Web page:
Gnome
Under A Black Moon

This Japanese demo contains one of the coolest black metal songs you’ve never heard. There, that get your attention? Released in 1996, Under the Black Moon is one of a few demo releases from Gnome, aka Masanori ‘Wood,’ out of Osaka, Japan. Consisting of only two tracks, it’s essentially mid-paced atmospheric black metal with a heavy Burzum influence.

“La Foret I/II” is the draw here, a long, progressive composition split into two distinct movements across its 15 minutes. Part I opens with a moody, distorted guitar cycling beneath a somber organ melody and a wandering, echoey bassline. Generally, anytime an organ is thrown in, it sounds to me like cliched haunted house spookiness, but here it transcends that and the three elements succeed in creating a dreary, dreamlike mood.

About four minutes in, “La Foret” speeds up to a more insistent pace, and then the vocals come screeching in – vocals that can only be described as someone torturing Elmo from Sesame Street. No exaggeration, that’s what it sounds like. At first it was comedy gold, but I’ve grown to love it – it’s one of the most distinctive black metal vocals I’ve ever heard. Given that Gnome is a Japanese take on the genre, you kind of expect something fresh and different anyway.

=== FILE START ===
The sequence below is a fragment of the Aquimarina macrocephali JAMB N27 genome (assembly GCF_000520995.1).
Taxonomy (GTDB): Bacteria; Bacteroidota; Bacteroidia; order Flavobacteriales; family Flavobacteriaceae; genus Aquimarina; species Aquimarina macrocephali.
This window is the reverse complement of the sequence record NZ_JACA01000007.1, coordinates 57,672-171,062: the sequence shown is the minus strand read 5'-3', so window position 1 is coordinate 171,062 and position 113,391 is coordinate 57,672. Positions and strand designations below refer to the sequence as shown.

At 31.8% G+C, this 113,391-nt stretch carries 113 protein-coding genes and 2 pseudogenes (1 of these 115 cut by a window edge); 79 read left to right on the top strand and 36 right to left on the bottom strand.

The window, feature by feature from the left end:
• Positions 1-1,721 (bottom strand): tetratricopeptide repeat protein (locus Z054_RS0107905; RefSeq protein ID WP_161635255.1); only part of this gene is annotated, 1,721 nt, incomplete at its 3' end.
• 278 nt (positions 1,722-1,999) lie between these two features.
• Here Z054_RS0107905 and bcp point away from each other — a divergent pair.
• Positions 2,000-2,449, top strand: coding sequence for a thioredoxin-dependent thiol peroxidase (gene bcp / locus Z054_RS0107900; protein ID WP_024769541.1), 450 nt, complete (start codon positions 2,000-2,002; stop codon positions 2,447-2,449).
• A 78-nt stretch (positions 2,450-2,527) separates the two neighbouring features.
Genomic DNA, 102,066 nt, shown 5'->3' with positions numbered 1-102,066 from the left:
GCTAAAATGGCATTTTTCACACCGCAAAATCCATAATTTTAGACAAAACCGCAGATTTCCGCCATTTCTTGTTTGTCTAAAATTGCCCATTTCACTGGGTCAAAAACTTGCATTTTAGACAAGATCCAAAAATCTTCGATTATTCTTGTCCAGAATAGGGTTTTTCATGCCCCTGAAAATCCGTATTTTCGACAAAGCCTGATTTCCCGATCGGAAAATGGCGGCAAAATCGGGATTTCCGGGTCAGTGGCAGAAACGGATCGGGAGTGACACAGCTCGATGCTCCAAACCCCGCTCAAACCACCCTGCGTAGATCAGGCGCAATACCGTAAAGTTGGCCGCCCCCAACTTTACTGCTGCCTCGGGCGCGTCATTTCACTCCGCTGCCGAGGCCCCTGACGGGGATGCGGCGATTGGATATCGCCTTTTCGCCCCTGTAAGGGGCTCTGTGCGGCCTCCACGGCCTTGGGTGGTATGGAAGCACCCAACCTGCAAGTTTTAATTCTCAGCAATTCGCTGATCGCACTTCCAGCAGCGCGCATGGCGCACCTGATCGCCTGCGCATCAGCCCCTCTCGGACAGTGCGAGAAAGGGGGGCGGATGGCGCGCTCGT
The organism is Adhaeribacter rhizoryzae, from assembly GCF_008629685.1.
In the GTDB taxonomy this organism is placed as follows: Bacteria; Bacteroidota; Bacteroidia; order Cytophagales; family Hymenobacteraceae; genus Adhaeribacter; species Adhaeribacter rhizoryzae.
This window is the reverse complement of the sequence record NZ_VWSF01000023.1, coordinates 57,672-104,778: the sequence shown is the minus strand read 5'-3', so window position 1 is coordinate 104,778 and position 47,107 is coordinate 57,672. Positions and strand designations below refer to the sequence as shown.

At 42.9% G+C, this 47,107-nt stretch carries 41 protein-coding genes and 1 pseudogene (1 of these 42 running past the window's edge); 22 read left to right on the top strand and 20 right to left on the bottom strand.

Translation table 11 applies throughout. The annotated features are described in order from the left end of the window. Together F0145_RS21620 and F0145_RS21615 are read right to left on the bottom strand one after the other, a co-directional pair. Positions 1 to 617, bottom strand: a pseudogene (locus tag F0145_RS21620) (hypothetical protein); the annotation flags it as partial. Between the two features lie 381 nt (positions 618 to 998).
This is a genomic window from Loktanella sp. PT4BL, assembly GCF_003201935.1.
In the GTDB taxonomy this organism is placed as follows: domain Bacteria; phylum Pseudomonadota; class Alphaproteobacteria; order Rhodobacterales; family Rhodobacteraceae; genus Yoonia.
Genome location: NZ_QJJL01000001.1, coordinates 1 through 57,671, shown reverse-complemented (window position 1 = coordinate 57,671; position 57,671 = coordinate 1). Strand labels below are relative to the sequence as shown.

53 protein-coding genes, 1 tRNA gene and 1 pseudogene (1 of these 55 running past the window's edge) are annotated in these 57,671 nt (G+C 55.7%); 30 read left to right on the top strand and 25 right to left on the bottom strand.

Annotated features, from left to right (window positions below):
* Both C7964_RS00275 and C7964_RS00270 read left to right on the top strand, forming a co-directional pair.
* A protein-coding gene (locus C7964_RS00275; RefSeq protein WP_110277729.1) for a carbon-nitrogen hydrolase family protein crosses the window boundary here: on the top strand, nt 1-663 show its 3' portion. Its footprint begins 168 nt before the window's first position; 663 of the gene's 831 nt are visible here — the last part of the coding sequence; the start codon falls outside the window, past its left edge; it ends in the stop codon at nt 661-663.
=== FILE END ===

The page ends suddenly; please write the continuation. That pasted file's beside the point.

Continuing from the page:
“La Foret”‘s black metal mantra shifts through several stages (listen for the long aaaah screams, it’s either Bert or Ernie) and then eventually transitions into part II. Here, Gnome shows more of its progressive rock roots. The bassline becomes the star here, jazzy and nimble beneath crashing slabs of electric guitar. Once a fluid, dancing solo joins in and the track becomes a black metal jam session, you’ll wonder why Gnome/Wood didn’t find more acclaim – this is excellent, forward-thinking stuff.

The second track, “La Mer” (why does a Japanese release have French songtitles?), is a much more subdued affair – a funereal dirge that mostly consists of layered pipe organ. Eventually it switches over to what sounds like a synthesized contrabass, an underused instrument in black metal if there ever was one. “La Mer” is a decent composition, but it’s just mood music and nowhere near as attention-grabbing as “La Foret I/II”.

Tracking down a physical copy of Under the Black Moon (or the other two Gnome demos) is damn near impossible, but there are ways to hear it if you’re resourceful enough. It’s well worth the effort if you ever wished Orchid-era Opeth would cover Burzum, or vice-versa.

[Visit the band's website]
Written by Jordan Itkowitz
May 13th, 2000

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